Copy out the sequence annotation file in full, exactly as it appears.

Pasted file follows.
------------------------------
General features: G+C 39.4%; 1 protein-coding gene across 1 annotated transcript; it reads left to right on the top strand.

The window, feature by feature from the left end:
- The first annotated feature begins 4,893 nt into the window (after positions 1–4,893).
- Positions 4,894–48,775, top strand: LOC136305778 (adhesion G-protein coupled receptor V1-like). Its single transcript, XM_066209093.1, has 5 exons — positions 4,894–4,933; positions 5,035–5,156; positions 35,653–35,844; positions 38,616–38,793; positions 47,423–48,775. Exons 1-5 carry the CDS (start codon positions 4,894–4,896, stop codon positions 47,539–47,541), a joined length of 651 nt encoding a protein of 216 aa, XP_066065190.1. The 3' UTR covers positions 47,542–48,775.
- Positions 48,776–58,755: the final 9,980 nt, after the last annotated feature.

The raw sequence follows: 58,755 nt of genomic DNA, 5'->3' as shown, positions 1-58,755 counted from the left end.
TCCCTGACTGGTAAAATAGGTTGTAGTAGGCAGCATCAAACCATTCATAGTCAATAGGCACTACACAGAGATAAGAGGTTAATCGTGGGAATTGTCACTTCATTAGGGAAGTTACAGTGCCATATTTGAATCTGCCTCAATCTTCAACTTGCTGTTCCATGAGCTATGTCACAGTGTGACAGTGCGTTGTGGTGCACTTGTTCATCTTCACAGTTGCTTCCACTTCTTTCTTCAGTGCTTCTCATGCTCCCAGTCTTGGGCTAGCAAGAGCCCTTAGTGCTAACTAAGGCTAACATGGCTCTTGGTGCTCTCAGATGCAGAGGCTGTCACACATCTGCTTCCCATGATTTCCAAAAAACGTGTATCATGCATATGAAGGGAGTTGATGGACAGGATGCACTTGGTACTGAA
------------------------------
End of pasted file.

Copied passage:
General features: G+C 39.4%; 1 protein-coding gene across 1 annotated transcript; it reads left to right on the top strand.

The window, feature by feature from the left end:
- The first annotated feature begins 4,893 nt into the window (after positions 1–4,893).
- Positions 4,894–48,775, top strand: LOC136305778 (adhesion G-protein coupled receptor V1-like). Its single transcript, XM_066209093.1, has 5 exons — positions 4,894–4,933; positions 5,035–5,156; positions 35,653–35,844; positions 38,616–38,793; positions 47,423–48,775. Exons 1-5 carry the CDS (start codon positions 4,894–4,896, stop codon positions 47,539–47,541), a joined length of 651 nt encoding a protein of 216 aa, XP_066065190.1. The 3' UTR covers positions 47,542–48,775.
- Positions 48,776–58,755: the final 9,980 nt, after the last annotated feature.

The raw sequence follows: 58,755 nt of genomic DNA, 5'->3' as shown, positions 1-58,755 counted from the left end.
TCCCTGACTGGTAAAATAGGTTGTAGTAGGCAGCATCAAACCATTCATAGTCAATAGGCACTACACAGAGATAAGAGGTTAATCGTGGGAATTGTCACTTCATTAGGGAAGTTACAGTGCCATATTTGAATCTGCCTCAATCTTCAACTTGCTGTTCCATGAGCTATGTCACAGTGTGACAGTGCGTTGTGGTGCACTTGTTCATCTTCACAGTTGCTTCCACTTCTTTCTTCAGTGCTTCTCATGCTCCCAGTCTTGGGCTAGCAAGAGCCCTTAGTGCTAACTAAGGCTAACATGGCTCTTGGTGCTCTCAGATGCAGAGGCTGTCACACATCTGCTTCCCATGATTTCCAAAAAACGTGTATCATGCATATGAAGGGAGTTGATGGACAGGATGCACTTGGTACTGAA